JavaScript Tutorials

The Date Object

Date() is a constructor function that creates date objects. 

You can create a new object by passing:

  • Nothing (defaults to today’s date)
  • A date-like string
  • Separate values for day, month, time, and so on
  • A timestamp

An object instantiated with today’s date/time:

new Date()
//Fri Mar 04 2022 16:55:52 GMT+0530 (India Standard Time)

(As with all objects, the console displays the result of the toString() method, so this long string “Fri Mar 04….” is what you get when you call toString() on a date object.)

Here are some examples of using strings to initialize a date object. It’s interesting how many different formats you can use to specify the date.

new Date('2009 11 12')
//Thu Nov 12 2009 00:00:00 GMT+0530 (India Standard Time)
new Date('1 1 2012')
//Sun Jan 01 2012 00:00:00 GMT+0530 (India Standard Time)
new Date('1 mar 2012 5:30')
//Thu Mar 01 2012 05:30:00 GMT+0530 (India Standard Time)

It is good that JavaScript can figure out a date from different strings, but this is not really a reliable way of defining a precise date. The better way is to pass numeric values to the Date() constructor representing:

  • Year
  • Month: 0 (January) to 11 (December)
  • Day: 1 to 31
  • Hour: 0 to 23
  • Minutes: 0 to 59
  • Seconds: 0 to 59
  • Milliseconds: 0 to 999

Let’s see some examples.

//Passing all the parameters:
new Date(2008, 0, 1, 17, 05, 03, 120)
//Tue Jan 01 2008 17:03 GMT+0530 (India Standard Time)

//Passing date and hour:
new Date(2008, 0, 1, 17)
//Tue Jan 01 2008 17:00:00 GMT+0530 (India Standard Time)

Methods to Work with Date Objects

Once you’ve created a date object, there are lots of methods you can call on that object. Most of the methods can be divided into set() and get() methods. For example getMonth(), setMonth(), getHours(), setHours(), and so on. Let’s see some examples.

//Creating a date object:
var d = new Date();
//"Wed Jan 09 2008 00:26:39 GMT+0530 (India Standard Time)"

//Setting the month to March (months start from 0):
//"Fri Mar 04 2022 16:55:52 GMT+0530 (India Standard Time)"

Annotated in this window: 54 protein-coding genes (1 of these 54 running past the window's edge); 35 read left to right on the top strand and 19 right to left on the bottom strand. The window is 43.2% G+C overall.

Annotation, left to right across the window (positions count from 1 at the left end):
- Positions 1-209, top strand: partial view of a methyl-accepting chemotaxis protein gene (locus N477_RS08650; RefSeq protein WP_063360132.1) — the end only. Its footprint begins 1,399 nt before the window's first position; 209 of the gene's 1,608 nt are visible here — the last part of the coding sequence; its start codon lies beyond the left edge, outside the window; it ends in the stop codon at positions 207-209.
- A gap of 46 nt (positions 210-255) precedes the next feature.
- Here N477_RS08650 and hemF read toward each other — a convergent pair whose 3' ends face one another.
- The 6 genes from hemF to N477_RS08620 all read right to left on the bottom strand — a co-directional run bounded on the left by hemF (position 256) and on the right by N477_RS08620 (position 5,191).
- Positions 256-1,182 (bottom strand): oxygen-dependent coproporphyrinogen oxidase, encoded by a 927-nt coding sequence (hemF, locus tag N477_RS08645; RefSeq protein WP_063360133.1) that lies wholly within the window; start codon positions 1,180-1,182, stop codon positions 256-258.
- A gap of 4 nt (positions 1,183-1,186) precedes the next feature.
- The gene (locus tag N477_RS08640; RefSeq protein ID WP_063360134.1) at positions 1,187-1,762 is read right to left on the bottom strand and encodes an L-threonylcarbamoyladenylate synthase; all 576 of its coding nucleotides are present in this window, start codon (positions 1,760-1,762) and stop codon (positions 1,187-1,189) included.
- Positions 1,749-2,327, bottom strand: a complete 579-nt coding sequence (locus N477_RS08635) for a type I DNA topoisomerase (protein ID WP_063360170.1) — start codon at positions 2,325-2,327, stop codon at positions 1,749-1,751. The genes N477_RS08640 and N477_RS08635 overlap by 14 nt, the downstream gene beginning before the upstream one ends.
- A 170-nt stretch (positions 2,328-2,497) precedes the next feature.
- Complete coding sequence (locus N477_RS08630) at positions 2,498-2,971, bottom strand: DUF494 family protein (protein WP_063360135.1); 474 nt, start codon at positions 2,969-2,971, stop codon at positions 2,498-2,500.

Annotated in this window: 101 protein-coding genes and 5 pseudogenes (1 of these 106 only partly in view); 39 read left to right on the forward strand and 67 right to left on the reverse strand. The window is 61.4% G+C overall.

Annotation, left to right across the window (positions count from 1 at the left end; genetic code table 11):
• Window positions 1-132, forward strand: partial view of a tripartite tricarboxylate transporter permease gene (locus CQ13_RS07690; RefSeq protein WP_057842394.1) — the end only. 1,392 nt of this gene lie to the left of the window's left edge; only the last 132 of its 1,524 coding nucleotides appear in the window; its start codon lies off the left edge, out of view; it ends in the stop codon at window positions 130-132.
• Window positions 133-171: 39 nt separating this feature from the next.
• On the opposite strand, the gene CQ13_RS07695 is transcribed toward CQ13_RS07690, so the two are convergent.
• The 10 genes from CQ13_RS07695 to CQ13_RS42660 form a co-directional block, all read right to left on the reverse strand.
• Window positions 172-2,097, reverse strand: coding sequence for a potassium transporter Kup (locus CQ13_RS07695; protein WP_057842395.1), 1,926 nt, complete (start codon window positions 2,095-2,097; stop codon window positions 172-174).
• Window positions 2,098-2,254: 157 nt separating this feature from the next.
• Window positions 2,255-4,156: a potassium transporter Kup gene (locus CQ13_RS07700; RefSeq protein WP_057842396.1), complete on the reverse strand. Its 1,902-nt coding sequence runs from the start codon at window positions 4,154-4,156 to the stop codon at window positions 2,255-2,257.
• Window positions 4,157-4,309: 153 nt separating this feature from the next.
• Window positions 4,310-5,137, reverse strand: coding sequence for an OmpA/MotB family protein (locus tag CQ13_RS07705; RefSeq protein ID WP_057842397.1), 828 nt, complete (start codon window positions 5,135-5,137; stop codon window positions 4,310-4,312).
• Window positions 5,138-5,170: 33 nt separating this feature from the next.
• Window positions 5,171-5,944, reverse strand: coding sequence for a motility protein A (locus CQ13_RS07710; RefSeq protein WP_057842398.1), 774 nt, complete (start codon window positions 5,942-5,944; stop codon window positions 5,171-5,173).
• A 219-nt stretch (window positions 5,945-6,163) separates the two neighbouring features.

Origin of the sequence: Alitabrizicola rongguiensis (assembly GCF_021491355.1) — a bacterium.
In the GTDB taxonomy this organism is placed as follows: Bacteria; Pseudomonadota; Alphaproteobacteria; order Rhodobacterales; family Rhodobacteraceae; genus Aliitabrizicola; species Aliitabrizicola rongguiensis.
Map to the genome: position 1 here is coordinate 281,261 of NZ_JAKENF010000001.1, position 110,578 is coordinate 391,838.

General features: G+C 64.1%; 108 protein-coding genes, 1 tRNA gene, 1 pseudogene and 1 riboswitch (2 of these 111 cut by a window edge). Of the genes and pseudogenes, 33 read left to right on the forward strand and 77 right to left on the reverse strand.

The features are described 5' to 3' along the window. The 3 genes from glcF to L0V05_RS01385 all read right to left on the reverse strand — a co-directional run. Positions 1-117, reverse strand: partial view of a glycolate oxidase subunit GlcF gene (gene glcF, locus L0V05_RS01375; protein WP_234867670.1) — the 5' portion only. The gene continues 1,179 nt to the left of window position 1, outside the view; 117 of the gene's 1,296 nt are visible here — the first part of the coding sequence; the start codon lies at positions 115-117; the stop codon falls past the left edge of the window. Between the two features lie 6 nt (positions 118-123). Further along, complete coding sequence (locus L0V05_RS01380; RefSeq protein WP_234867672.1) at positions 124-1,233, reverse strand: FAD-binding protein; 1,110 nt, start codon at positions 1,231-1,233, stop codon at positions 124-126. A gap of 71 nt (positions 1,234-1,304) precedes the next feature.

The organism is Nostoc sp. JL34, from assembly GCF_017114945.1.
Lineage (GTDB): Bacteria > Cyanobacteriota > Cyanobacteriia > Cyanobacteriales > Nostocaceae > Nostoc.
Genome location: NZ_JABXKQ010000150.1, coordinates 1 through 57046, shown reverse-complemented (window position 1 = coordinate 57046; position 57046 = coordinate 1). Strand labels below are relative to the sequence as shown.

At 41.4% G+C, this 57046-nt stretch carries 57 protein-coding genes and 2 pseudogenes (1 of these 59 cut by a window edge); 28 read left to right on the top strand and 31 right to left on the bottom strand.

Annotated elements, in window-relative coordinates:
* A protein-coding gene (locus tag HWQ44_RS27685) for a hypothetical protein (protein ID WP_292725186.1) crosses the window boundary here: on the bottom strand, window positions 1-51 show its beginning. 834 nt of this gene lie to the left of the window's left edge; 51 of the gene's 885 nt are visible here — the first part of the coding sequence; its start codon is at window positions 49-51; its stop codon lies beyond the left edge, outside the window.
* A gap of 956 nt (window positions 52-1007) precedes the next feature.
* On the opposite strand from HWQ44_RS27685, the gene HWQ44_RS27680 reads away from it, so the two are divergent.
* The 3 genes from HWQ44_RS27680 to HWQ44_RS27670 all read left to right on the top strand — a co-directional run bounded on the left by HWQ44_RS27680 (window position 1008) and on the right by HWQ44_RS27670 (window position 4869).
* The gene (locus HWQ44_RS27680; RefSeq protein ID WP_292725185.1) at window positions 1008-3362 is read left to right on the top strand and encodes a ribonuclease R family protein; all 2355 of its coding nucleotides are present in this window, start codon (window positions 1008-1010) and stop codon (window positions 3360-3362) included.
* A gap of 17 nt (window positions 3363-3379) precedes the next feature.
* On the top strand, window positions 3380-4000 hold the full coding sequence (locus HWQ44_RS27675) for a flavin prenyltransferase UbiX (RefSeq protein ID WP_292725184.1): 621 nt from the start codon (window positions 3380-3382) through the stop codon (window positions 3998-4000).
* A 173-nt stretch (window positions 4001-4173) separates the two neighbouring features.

//Getting the month:

In addition to all the methods of the date instances, there are also two methods that are properties of the Date() function/object. These do not need a date instance; they work just like Math’s methods. In class-based languages, such methods would be called “static” because they don’t require an instance.

//Date.parse() takes a string and returns a timestamp
Date.parse('Jan 1, 2008')

//Date.UTC() takes all parameters for year, month, day, and so on, and produces a timestamp in Universal time.
Date.UTC(2008, 0, 1)


Print the current date in ‘date/month/year’ format using the Date object.

var mydate = new Date();
var date = mydate.getDate();
var month = mydate.getMonth()+1;
var year = mydate.getFullYear();

Create a digital clock that shows hours, minutes, seconds and milliseconds.

<h1 id='d1'></h1>
		var d = new Date();
		var clocktime = document.getElementById('d1');
		clocktime.innerHTML = d.getHours()+":"+d.getMinutes()+":"+d.getSeconds()+":"+d.getMilliseconds();

Write a program to take the DOB of a person as input and print the current age of the person in the console.

    <input type="date" onchange="getAge(event)" id="d1">
        function getAge(e){
            var dob = new Date(
            var today = new Date();
            var currentAge = (today.getTime()-dob.getTime())/(1000*60*60*24*365);

Write a program to create a check-in/check-out system for employees that can show the time duration the employee was in.

	var times = [];
	var totalTime = 0;
	function checkin(){
	function checkout(){
		for(let i=0;i<=times.length-1;i=i+2){
			totalTime = totalTime+(times[i+1]-times[i])
		document.getElementById('tt').innerHTML = totalTime/1000+"seconds"
	var d1 = new Date();
	var cdate = d1.getDate();
	var cmonth = d1.getMonth();
	var cyear = d1.getFullYear();
	var el = document.getElementById('d1');
	el.innerHTML = cdate+"/"+cmonth+"/"+cyear;
		var d1 = new Date();
		var chours = d1.getHours();
		var cminutes = d1.getMinutes();
		var csec = d1.getSeconds();
		var el2 = document.getElementById("d2");
		el2.innerHTML = (chours<10?'0'+chours:chours)+":"+(cminutes<10?'0'+cminutes:cminutes)+":"+(csec<10?'0'+csec:csec);